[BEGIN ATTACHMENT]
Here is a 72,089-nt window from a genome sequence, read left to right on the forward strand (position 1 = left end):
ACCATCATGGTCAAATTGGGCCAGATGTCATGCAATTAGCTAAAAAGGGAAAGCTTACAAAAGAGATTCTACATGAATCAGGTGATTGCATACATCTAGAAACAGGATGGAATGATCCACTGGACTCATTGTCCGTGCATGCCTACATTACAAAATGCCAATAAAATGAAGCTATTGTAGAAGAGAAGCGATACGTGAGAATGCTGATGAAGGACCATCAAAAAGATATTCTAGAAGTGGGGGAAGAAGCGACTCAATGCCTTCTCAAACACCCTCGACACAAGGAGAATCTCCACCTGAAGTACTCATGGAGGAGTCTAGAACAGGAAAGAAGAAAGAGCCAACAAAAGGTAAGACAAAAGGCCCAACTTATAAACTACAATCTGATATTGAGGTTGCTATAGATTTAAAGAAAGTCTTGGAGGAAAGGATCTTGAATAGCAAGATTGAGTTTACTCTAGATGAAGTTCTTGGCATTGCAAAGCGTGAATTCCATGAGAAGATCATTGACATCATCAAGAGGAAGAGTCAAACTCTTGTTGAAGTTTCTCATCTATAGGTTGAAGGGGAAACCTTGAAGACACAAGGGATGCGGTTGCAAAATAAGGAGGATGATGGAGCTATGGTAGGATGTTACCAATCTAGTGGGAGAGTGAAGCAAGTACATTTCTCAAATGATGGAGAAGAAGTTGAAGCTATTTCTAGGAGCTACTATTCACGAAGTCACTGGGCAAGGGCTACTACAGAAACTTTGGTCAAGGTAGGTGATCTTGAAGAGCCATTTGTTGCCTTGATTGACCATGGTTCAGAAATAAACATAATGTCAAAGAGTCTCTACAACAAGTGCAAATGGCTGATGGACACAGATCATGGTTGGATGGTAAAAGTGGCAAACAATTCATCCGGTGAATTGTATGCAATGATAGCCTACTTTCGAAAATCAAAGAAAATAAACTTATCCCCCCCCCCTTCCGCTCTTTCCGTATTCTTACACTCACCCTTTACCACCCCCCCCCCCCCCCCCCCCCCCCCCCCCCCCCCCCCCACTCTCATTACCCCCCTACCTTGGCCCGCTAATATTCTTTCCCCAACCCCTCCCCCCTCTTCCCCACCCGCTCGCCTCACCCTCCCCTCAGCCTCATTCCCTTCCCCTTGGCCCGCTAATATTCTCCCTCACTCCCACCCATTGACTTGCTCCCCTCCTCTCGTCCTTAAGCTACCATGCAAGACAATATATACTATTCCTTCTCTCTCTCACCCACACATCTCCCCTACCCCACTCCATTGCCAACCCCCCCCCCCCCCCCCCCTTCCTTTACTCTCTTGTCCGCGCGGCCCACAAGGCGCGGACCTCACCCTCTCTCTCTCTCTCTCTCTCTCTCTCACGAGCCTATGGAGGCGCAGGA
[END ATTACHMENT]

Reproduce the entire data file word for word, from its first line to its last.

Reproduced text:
Here is a 72,089-nt window from a genome sequence, read left to right on the forward strand (position 1 = left end):
ACCATCATGGTCAAATTGGGCCAGATGTCATGCAATTAGCTAAAAAGGGAAAGCTTACAAAAGAGATTCTACATGAATCAGGTGATTGCATACATCTAGAAACAGGATGGAATGATCCACTGGACTCATTGTCCGTGCATGCCTACATTACAAAATGCCAATAAAATGAAGCTATTGTAGAAGAGAAGCGATACGTGAGAATGCTGATGAAGGACCATCAAAAAGATATTCTAGAAGTGGGGGAAGAAGCGACTCAATGCCTTCTCAAACACCCTCGACACAAGGAGAATCTCCACCTGAAGTACTCATGGAGGAGTCTAGAACAGGAAAGAAGAAAGAGCCAACAAAAGGTAAGACAAAAGGCCCAACTTATAAACTACAATCTGATATTGAGGTTGCTATAGATTTAAAGAAAGTCTTGGAGGAAAGGATCTTGAATAGCAAGATTGAGTTTACTCTAGATGAAGTTCTTGGCATTGCAAAGCGTGAATTCCATGAGAAGATCATTGACATCATCAAGAGGAAGAGTCAAACTCTTGTTGAAGTTTCTCATCTATAGGTTGAAGGGGAAACCTTGAAGACACAAGGGATGCGGTTGCAAAATAAGGAGGATGATGGAGCTATGGTAGGATGTTACCAATCTAGTGGGAGAGTGAAGCAAGTACATTTCTCAAATGATGGAGAAGAAGTTGAAGCTATTTCTAGGAGCTACTATTCACGAAGTCACTGGGCAAGGGCTACTACAGAAACTTTGGTCAAGGTAGGTGATCTTGAAGAGCCATTTGTTGCCTTGATTGACCATGGTTCAGAAATAAACATAATGTCAAAGAGTCTCTACAACAAGTGCAAATGGCTGATGGACACAGATCATGGTTGGATGGTAAAAGTGGCAAACAATTCATCCGGTGAATTGTATGCAATGATAGCCTACTTTCGAAAATCAAAGAAAATAAACTTATCCCCCCCCCCTTCCGCTCTTTCCGTATTCTTACACTCACCCTTTACCACCCCCCCCCCCCCCCCCCCCCCCCCCCCCCCCCCCCCCACTCTCATTACCCCCCTACCTTGGCCCGCTAATATTCTTTCCCCAACCCCTCCCCCCTCTTCCCCACCCGCTCGCCTCACCCTCCCCTCAGCCTCATTCCCTTCCCCTTGGCCCGCTAATATTCTCCCTCACTCCCACCCATTGACTTGCTCCCCTCCTCTCGTCCTTAAGCTACCATGCAAGACAATATATACTATTCCTTCTCTCTCTCACCCACACATCTCCCCTACCCCACTCCATTGCCAACCCCCCCCCCCCCCCCCCCTTCCTTTACTCTCTTGTCCGCGCGGCCCACAAGGCGCGGACCTCACCCTCTCTCTCTCTCTCTCTCTCTCTCTCACGAGCCTATGGAGGCGCAGGA